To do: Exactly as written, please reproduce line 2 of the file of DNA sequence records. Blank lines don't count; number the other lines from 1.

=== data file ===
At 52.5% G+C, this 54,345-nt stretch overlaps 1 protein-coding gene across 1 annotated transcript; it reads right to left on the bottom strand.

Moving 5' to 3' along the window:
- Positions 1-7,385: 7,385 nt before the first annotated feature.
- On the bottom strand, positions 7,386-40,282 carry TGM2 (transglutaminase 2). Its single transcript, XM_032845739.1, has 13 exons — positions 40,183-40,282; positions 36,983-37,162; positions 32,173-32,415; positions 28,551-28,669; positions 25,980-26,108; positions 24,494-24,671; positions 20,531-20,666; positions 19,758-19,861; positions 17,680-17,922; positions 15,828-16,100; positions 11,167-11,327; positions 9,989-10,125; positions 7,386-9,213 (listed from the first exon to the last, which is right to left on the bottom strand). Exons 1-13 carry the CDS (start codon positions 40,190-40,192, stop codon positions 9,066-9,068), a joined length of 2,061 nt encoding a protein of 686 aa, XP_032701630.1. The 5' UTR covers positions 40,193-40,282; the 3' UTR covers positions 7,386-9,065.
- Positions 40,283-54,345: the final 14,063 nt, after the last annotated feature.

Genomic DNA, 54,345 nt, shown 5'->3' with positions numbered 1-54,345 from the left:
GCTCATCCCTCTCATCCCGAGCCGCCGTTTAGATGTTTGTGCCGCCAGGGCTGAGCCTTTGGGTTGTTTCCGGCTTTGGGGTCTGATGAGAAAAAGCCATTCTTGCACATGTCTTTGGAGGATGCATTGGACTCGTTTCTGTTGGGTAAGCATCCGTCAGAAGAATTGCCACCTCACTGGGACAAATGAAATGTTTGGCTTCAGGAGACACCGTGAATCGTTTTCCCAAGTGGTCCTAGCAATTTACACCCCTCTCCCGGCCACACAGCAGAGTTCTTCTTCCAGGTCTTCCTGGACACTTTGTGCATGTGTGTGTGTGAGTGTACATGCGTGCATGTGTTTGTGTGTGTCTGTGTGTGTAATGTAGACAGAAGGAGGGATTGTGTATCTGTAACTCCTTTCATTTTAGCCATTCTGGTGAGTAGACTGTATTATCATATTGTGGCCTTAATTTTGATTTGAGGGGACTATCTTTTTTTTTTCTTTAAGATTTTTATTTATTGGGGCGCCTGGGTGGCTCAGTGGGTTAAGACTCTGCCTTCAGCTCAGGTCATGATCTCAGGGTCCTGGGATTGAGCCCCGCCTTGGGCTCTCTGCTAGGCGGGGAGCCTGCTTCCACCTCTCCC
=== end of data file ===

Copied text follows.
Moving 5' to 3' along the window: